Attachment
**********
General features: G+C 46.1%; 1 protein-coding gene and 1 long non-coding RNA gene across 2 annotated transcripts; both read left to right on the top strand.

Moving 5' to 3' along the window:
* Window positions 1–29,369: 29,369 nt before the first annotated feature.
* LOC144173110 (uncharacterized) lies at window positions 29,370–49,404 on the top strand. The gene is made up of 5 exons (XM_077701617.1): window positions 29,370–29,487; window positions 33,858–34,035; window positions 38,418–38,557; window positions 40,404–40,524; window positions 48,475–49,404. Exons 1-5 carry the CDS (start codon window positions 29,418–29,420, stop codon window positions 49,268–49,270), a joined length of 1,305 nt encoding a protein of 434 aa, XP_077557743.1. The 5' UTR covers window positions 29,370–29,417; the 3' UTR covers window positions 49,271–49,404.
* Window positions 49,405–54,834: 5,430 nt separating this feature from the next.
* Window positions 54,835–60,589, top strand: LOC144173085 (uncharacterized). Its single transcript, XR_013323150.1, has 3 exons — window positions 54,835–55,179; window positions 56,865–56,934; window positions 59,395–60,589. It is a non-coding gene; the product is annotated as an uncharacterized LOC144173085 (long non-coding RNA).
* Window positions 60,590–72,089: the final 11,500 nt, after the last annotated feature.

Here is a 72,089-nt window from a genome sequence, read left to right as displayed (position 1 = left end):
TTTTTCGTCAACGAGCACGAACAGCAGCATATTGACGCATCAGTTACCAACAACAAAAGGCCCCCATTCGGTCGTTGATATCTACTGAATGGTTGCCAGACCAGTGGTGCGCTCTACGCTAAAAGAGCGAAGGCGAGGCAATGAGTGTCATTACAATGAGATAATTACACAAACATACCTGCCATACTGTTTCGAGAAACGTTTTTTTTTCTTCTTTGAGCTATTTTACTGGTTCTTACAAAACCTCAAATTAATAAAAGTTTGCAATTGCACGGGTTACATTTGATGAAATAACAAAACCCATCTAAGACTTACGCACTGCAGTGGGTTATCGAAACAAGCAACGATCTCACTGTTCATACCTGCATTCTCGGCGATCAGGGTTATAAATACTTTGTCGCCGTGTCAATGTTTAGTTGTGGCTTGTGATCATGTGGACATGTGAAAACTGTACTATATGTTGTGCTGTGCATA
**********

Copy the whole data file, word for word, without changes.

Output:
General features: G+C 46.1%; 1 protein-coding gene and 1 long non-coding RNA gene across 2 annotated transcripts; both read left to right on the top strand.

Moving 5' to 3' along the window:
* Window positions 1–29,369: 29,369 nt before the first annotated feature.
* LOC144173110 (uncharacterized) lies at window positions 29,370–49,404 on the top strand. The gene is made up of 5 exons (XM_077701617.1): window positions 29,370–29,487; window positions 33,858–34,035; window positions 38,418–38,557; window positions 40,404–40,524; window positions 48,475–49,404. Exons 1-5 carry the CDS (start codon window positions 29,418–29,420, stop codon window positions 49,268–49,270), a joined length of 1,305 nt encoding a protein of 434 aa, XP_077557743.1. The 5' UTR covers window positions 29,370–29,417; the 3' UTR covers window positions 49,271–49,404.
* Window positions 49,405–54,834: 5,430 nt separating this feature from the next.
* Window positions 54,835–60,589, top strand: LOC144173085 (uncharacterized). Its single transcript, XR_013323150.1, has 3 exons — window positions 54,835–55,179; window positions 56,865–56,934; window positions 59,395–60,589. It is a non-coding gene; the product is annotated as an uncharacterized LOC144173085 (long non-coding RNA).
* Window positions 60,590–72,089: the final 11,500 nt, after the last annotated feature.

Here is a 72,089-nt window from a genome sequence, read left to right as displayed (position 1 = left end):
TTTTTCGTCAACGAGCACGAACAGCAGCATATTGACGCATCAGTTACCAACAACAAAAGGCCCCCATTCGGTCGTTGATATCTACTGAATGGTTGCCAGACCAGTGGTGCGCTCTACGCTAAAAGAGCGAAGGCGAGGCAATGAGTGTCATTACAATGAGATAATTACACAAACATACCTGCCATACTGTTTCGAGAAACGTTTTTTTTTCTTCTTTGAGCTATTTTACTGGTTCTTACAAAACCTCAAATTAATAAAAGTTTGCAATTGCACGGGTTACATTTGATGAAATAACAAAACCCATCTAAGACTTACGCACTGCAGTGGGTTATCGAAACAAGCAACGATCTCACTGTTCATACCTGCATTCTCGGCGATCAGGGTTATAAATACTTTGTCGCCGTGTCAATGTTTAGTTGTGGCTTGTGATCATGTGGACATGTGAAAACTGTACTATATGTTGTGCTGTGCATA